Critique: ‘Over Nature’
Rathfarnham Castle, Dublin
14 November – 21 December 2019
Arriving late to view ‘Over Nature’ at Rathfarnham Castle means settling into a very particular viewing condition – namely one of silence. First encountered in this group show (curated by Valeria Ceregini) is an installation by Shane Finan. In an unrestored dining room, a projector casts landscape video footage onto a faint and skeletal painting that spans two large canvases. The projector is controlled by the viewer through a small touchscreen device, upon which a grid of options appears, displaying geometric symbols. Each of these options is linked to a separate video. The painting – a somewhat ghostly transposition of William Turner’s Rye, Sussex (1794-7) – is at times almost buried under the strong fluttering hues of the videos cast onto it. In quieter frames however, its marks become more apparent, and there is a back and forth of pictorial prominence, fluctuating between states of visibility.
This optical dichotomy is effective at first but soon becomes drawn out. These fluxing visuals repeat without building anything, and unfortunately there is little introduced in the way of textual connection to engage with outside of this mechanic. However, these particulars tell only half of the story. External to the work is the dining room itself, unrestored and engulfed in deep and old silence. The echoes and reverberations that would normally carry in a white cube seem to have been subsumed into these cold bare walls. In this potent silence, the work resonates in some way, but through means outside of its own intervention.
Continuing on, the viewer enters the Long Gallery where the majority of the works are on display. Again, the space as it exists, independent of any artwork, is powerful. The silent void of the previous derelict space has given way to a restored, yet comparably intimidating, Elizabethan parlour. Embedded into the decorative ceiling are ten paintings by Patrick Touhy, commissioned by the Jesuit Order in 1913, which depict the life of Christ. They peer down onto the exhibited works in an unforgiving manner, imbued – as iconography often is – with a weight through that which is unsaid.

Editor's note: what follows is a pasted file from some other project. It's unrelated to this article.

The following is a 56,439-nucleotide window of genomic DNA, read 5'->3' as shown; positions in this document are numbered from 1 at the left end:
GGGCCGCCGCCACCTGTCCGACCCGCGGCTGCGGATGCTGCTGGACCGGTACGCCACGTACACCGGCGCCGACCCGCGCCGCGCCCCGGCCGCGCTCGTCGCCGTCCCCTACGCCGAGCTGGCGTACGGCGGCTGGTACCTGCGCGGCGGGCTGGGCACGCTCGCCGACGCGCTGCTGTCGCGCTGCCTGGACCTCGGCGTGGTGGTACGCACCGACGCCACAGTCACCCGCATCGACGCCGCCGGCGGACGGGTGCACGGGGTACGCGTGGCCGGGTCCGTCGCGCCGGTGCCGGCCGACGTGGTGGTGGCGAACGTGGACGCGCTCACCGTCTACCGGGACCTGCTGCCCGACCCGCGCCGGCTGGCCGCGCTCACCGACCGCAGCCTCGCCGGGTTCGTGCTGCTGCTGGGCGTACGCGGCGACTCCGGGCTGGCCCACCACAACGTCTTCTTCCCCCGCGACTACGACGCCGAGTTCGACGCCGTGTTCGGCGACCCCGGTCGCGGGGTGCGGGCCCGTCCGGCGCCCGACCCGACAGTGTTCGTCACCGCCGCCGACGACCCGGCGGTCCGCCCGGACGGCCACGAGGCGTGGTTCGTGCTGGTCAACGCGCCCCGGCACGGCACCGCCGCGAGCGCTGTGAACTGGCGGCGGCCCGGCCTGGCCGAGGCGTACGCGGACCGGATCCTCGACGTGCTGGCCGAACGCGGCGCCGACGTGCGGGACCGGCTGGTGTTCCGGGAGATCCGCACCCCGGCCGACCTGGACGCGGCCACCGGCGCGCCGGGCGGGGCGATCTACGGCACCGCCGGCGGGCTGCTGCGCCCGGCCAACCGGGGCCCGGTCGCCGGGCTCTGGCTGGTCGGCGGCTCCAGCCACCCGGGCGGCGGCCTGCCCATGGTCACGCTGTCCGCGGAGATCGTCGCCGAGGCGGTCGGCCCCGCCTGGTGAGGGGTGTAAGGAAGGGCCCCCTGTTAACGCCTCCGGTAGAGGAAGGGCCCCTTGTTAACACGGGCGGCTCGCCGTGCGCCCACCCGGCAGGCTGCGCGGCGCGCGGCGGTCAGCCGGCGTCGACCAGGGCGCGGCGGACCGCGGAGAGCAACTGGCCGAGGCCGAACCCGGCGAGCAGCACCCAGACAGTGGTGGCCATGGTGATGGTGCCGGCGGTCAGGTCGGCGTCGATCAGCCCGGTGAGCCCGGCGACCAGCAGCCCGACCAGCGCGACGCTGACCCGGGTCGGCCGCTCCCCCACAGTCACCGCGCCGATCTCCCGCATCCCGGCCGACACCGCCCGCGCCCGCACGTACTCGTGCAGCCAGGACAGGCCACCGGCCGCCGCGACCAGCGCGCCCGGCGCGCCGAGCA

Louis Haugh presents a visual display of a spruce tree on a monitor, framed centrally and only mildly disturbed by a breeze on an anonymous hilltop. Placed next to the fireplace is Haugh’s second work: a jagged-edged collage of silver gelatine prints that coalesce to depict a scene of dispersed branches and twigs. Meanwhile, paintings by Beata Piekarska-Daly, titled Arras I and Arras II (2019), line the floor and crawl up the far wall. These sprawling linens, saturated with heavy applications of acrylic, are at once inviting but tonally subdued. Shown alongside them is a more measured and similarly decorative effort – this time with oil and gold leaf on canvas.
Reflecting the prominence of mixed media processes in her work, Kathy Herbert presents several works based on the Dodder River in a stripped-back and straightforward manner. A large drawing of rippling water is draped in front of a window; a process notebook sits on a plinth; a series of small vials containing water samples is displayed on a table, and a linear series of digital photographs capture instances of the river’s flux. Opposite these, the graphite of some smaller river drawings glisten and reflect the November sun. Further up this opposing wall, Mary O’Connor’s abstract canvases attempt to flatten and cool with subtle motions of blue.
Notions of ‘The Anthropocene’ drive the exhibition, and there is an implicit call (as stated in the exhibition press release) for the collective to grasp at “the material formalisation of the possible”. Relative to this end, Herbert, for example, specifically references Félix Guattari’s Three Ecologies as a formative work in her process. This text presents a sensitive case regarding ‘selfhood’, claiming that as we are increasingly reliant on forms of mass signification, we will be continuously and increasingly reduced to a subjectification of passivity and repetition. With art, the sort of narrowed subjectification Guattari is referring to proliferates through the usual tropes we encounter, whether they be material or conceptual. Considering then that as an exhibition ‘Over Nature’ seeks to formalise new possibilities, one would assume these tropes to be subverted, or at least tested, where and when they are devised. Instead, there is little that emerges throughout the show, formally or otherwise, that could be construed as effective when considered in this light. As such, ‘Over Nature’, despite honest efforts, at times falls prey to the sort of passivity it seeks to stage itself against.
Philip Kavanagh is a writer on art based in Dublin.
Feature Image: Guillaume Combal, Ubiquity, 2019, video installation; courtesy of the artist